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Once they put in their application, in June 2022, the clinic informed them that it would be a seven month wait to begin the IVF process. “We didn’t foresee being on the waiting list that long,” Sarah told SheKnows. They did end up waiting about four months, and began their next step in October 2022.

Genetic testing for both the sperm donor, egg donor, and gestational carrier is extensive.

Before anything else with IVF happens, clinics order bloodwork for genetic testing. Both parents and the sperm donor are tested for any abnormalities in their genetics. “When you’re being matched with a donor, you don’t just go off of blonde hair blue eyes, you go with who genetically will be your best match, not just for Blakely, but me as well,” Sarah says. While the military did cover this testing, it took almost two months to get the results back, setting back the fertility process even further, they explain.

The egg retrieval process is exhausting.

After determining that Blakely had healthy egg follicles, the retrieval process began in mid-December 2022. Blakely underwent ten days of two hormone shots a day to produce the optimal amount of egg follicles, and felt her body responding well to the treatment, she tells SheKnows.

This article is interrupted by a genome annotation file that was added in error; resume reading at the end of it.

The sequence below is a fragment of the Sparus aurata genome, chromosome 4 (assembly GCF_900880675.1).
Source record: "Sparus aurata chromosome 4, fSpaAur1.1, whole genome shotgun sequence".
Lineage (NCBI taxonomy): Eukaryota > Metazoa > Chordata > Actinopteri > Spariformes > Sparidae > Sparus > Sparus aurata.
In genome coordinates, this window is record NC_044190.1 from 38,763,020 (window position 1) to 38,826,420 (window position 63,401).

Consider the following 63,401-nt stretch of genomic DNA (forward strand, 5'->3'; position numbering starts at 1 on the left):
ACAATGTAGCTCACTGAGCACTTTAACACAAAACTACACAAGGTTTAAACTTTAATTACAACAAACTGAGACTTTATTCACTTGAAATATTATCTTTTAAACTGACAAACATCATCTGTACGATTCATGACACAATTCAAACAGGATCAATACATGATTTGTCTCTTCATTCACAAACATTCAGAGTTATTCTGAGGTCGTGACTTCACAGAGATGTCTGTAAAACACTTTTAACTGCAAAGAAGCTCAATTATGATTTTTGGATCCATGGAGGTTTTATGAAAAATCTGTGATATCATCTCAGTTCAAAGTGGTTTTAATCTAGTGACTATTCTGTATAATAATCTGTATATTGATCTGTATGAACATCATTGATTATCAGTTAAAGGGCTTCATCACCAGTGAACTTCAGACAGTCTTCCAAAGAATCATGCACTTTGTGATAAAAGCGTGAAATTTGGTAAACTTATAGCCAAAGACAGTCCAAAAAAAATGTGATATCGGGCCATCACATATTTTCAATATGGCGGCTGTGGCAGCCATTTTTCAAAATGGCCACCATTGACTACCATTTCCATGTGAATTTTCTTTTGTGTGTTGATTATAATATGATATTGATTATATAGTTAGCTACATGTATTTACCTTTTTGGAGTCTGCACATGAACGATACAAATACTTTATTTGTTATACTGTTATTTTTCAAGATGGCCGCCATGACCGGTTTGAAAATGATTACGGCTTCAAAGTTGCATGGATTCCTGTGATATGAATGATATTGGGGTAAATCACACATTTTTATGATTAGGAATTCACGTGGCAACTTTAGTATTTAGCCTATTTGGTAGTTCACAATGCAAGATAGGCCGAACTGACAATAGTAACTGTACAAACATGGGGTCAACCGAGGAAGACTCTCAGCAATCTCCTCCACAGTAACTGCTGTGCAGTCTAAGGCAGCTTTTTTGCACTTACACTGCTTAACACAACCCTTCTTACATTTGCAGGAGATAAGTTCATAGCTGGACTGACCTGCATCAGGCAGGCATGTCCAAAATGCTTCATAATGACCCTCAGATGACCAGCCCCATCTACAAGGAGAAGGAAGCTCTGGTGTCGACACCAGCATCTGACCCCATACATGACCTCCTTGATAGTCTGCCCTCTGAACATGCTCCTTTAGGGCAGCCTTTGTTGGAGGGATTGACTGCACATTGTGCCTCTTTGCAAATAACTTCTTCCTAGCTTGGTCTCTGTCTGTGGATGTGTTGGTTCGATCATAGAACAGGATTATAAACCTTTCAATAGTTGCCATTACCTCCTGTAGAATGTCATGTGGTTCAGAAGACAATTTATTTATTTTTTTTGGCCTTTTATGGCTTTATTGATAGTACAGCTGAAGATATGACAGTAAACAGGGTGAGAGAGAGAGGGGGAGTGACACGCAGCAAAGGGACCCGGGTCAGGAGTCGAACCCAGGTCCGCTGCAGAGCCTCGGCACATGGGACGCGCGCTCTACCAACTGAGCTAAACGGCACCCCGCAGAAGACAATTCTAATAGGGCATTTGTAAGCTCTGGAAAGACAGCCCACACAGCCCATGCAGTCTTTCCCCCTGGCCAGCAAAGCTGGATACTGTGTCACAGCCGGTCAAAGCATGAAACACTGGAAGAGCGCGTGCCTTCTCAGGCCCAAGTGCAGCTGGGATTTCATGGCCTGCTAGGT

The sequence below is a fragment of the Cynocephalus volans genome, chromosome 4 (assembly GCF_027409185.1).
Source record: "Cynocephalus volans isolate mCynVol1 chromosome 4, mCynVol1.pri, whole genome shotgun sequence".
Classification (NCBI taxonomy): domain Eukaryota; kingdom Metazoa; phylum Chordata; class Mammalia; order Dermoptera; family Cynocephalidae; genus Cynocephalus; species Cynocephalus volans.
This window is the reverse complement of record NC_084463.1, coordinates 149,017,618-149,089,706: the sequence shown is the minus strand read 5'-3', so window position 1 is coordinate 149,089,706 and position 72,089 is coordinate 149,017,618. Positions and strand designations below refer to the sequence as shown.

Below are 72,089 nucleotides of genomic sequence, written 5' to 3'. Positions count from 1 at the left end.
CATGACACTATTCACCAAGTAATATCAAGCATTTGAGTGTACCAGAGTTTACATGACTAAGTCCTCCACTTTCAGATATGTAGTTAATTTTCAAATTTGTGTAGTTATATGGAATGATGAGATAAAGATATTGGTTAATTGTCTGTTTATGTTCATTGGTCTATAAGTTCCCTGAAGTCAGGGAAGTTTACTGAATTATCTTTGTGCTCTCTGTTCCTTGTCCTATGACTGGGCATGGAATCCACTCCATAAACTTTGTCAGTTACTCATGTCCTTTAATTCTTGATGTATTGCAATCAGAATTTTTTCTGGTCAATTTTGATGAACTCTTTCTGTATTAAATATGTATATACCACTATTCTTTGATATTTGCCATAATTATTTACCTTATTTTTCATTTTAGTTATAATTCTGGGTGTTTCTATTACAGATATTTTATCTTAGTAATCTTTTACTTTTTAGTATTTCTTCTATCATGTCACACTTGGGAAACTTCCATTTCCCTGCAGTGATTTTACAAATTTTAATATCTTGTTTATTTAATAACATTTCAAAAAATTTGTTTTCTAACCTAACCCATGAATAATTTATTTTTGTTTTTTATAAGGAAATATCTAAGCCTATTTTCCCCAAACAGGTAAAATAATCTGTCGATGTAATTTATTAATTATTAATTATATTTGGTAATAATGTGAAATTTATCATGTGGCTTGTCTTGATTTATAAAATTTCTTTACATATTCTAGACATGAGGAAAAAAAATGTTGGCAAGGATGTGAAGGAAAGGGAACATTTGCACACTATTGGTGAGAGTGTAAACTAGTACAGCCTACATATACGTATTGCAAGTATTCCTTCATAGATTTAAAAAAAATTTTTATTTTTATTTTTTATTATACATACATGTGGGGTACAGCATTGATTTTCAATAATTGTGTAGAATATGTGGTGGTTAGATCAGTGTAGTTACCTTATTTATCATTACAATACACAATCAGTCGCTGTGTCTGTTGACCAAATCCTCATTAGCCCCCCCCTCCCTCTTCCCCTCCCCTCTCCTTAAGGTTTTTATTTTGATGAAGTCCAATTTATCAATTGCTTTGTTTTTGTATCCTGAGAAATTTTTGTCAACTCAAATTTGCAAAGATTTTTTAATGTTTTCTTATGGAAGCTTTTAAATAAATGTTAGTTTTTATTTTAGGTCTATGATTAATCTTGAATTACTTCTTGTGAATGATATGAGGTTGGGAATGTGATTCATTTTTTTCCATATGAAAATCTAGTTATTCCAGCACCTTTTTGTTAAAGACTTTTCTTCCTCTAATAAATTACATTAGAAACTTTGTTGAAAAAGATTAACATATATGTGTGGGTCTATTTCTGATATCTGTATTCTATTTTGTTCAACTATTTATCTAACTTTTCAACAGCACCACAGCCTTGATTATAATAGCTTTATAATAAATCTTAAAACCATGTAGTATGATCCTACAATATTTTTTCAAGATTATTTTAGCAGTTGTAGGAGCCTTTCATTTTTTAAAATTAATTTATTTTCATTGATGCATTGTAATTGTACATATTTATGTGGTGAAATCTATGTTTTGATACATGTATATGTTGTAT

“After the procedure, I felt like a raisin, pumped full of hormones for 10 days, and then they drain everything out of you. For two weeks after, you’re not supposed to do any physical activity,” says Blakely. She was able to take a few personal days off to recover, but did not have specific medical time off for her fertility procedure.

Many embryos might not be genetically viable.

As soon as the eggs were harvested, they need to be fertilized and make it to the blastocyst stage in order to undergo another round of genetic testing. “The clinic won’t transfer non-viable embryos. It turned out  five embryos made it, but only two of them were genetically viable,” Sarah says. “Once those results come back, it’s go time.”

But before a doctor can transfer any of the viable embryos, the gestational carrier receives hormonal medication to sync up their menstrual cycle, and a test of the uterus to make sure everything is healthy.

The embryo transfer may actually be successful on the first try.